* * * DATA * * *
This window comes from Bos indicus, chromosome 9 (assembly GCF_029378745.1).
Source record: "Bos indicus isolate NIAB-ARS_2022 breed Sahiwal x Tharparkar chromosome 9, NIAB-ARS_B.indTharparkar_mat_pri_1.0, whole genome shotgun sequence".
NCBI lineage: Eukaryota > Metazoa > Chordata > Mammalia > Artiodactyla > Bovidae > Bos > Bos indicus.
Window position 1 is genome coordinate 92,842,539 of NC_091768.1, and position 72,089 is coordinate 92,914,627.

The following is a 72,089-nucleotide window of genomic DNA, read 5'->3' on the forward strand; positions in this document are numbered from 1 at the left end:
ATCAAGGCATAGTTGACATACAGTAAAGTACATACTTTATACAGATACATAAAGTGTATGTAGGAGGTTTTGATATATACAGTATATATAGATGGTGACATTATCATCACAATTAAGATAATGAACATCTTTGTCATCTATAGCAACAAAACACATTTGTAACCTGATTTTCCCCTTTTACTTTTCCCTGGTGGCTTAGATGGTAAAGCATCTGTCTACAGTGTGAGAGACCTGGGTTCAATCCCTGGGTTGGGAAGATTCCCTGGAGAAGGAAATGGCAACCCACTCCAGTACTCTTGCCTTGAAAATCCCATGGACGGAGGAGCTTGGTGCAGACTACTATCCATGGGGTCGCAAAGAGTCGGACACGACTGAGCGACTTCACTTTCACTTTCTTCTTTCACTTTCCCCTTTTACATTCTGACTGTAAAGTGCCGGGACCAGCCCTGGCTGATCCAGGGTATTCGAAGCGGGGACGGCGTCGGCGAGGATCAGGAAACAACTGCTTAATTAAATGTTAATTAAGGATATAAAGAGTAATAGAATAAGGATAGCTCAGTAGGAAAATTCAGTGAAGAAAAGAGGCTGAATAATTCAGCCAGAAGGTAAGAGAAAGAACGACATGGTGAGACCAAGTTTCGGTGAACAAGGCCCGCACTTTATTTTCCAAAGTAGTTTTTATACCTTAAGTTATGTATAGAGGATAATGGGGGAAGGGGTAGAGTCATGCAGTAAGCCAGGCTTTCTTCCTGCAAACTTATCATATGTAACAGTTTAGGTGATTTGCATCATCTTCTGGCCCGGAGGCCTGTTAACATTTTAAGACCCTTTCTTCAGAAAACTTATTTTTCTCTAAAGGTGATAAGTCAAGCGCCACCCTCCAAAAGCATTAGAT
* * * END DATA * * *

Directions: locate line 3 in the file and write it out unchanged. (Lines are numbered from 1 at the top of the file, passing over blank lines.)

NCBI lineage: Eukaryota > Metazoa > Chordata > Mammalia > Artiodactyla > Bovidae > Bos > Bos indicus.